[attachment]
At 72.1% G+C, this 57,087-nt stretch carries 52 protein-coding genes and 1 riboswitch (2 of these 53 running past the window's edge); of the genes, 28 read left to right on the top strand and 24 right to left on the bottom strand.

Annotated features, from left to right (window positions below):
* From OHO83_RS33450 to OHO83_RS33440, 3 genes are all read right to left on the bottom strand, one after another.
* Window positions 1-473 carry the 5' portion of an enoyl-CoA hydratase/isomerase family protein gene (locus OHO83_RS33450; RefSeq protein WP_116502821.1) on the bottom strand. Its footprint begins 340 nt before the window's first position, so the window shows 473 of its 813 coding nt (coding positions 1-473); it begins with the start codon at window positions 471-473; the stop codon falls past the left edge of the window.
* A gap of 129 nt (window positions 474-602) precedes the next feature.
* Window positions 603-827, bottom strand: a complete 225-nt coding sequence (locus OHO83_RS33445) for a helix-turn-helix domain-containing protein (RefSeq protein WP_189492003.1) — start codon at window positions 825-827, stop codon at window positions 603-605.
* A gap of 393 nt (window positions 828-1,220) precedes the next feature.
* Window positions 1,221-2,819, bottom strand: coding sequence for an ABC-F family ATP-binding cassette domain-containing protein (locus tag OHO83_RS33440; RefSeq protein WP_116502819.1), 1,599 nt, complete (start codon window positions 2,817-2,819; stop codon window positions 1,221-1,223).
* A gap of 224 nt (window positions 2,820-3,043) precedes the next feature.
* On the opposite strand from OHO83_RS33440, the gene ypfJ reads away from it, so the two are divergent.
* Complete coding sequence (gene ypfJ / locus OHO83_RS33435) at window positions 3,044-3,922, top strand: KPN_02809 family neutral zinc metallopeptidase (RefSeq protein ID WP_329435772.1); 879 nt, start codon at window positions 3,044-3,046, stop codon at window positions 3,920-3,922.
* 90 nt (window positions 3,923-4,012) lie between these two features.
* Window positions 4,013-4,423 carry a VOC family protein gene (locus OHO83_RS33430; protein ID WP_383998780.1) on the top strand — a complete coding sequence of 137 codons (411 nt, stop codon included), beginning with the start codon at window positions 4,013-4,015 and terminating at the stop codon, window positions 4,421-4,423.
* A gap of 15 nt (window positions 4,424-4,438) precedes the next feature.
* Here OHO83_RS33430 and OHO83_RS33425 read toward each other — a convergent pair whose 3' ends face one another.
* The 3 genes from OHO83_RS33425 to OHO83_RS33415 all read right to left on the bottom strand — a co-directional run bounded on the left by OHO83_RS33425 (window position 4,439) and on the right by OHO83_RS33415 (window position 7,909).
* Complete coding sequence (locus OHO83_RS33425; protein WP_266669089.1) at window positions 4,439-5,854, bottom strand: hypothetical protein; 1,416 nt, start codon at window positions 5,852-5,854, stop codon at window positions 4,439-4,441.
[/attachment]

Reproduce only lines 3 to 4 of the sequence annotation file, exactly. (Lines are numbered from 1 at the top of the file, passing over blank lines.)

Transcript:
* From OHO83_RS33450 to OHO83_RS33440, 3 genes are all read right to left on the bottom strand, one after another.
* Window positions 1-473 carry the 5' portion of an enoyl-CoA hydratase/isomerase family protein gene (locus OHO83_RS33450; RefSeq protein WP_116502821.1) on the bottom strand. Its footprint begins 340 nt before the window's first position, so the window shows 473 of its 813 coding nt (coding positions 1-473); it begins with the start codon at window positions 471-473; the stop codon falls past the left edge of the window.